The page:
He saw that the church was proving false to the Christ; that her service was a service of the lips only; that her worship was form and ceremony--not of the heart--a hollow mockery. He saw that she was not touching the great problems of life; and that, while men were dying for want of spiritual bread, she was offering them only the stones of ecclesiastical pride and denominational egotism. He saw all this, and yet,--because he was a strong man--remained full of love for Christ and taught that those things were not Christianity but the lack of it; and placed the blame where it justly belonged, upon the teaching and doctrines of men, and not upon the principles of Christ; but upon the shepherds, who fattened themselves, while the starving sheep grew thin and lean; and not upon Him who came to seek and save that which was lost.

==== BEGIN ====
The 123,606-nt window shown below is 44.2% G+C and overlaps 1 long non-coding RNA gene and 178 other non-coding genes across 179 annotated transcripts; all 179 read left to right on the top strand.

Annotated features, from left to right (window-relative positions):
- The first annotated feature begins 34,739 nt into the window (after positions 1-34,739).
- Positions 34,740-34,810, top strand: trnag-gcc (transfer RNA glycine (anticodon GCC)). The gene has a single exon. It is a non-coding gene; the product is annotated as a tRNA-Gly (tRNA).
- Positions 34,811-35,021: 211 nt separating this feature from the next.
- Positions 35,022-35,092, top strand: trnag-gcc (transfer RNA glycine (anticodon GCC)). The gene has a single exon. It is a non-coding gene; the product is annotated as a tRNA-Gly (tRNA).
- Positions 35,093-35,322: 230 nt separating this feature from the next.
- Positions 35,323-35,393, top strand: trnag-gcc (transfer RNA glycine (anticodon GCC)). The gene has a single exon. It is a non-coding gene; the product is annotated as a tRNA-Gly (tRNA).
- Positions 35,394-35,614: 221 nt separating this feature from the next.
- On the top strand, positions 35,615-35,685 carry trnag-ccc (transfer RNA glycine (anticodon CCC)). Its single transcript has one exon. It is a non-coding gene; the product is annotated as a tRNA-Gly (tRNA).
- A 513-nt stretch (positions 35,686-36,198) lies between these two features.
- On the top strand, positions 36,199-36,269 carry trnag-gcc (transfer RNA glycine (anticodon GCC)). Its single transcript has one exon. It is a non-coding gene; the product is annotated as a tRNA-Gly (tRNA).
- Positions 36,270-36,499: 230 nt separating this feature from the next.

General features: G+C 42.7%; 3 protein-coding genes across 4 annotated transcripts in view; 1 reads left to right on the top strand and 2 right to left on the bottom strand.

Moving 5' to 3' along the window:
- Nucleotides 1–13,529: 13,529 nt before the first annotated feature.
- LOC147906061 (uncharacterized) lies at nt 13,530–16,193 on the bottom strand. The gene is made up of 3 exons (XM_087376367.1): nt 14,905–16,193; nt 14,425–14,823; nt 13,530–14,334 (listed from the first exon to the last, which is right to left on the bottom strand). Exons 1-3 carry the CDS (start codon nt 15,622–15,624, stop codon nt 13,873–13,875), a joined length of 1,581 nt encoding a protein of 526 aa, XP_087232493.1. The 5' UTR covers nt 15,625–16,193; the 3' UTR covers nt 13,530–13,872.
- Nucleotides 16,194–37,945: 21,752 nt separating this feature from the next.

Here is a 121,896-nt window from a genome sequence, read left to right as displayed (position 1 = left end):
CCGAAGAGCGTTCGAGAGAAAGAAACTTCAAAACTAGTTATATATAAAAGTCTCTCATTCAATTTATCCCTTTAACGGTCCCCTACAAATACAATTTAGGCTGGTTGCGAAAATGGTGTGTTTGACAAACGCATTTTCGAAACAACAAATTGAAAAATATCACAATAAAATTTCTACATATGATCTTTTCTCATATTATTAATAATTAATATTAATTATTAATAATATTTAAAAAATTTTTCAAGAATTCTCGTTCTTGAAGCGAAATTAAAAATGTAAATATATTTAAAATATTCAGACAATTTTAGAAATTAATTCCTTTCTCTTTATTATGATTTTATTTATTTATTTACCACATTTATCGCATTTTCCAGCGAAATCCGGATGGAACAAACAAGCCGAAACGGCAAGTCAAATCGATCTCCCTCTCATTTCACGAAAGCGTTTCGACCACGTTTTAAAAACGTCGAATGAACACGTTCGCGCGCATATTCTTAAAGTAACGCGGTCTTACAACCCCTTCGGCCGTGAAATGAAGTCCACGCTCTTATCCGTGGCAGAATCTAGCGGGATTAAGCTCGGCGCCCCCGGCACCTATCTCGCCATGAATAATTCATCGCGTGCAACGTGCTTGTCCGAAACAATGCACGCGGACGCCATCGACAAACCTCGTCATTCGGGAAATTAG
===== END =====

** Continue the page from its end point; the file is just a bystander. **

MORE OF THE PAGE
Adam Goodrich walked out of the church with his aristocratic nose elevated even beyond its usual angle. He was so offended by the plebeian tastes of his pastor that he almost failed to notice Banker Lindsley who passed him in the vestibule.
"Fine discourse--fine discourse, Mr. Goodrich."
"Uh--" grunted Adam, tossing his head.
"Just the kind of sermon we need;" went on Mr. Lindsley, who was not a church member. "Practical and fearless; I'm glad to have heard him. I shall come again;" and he hurried out of the house.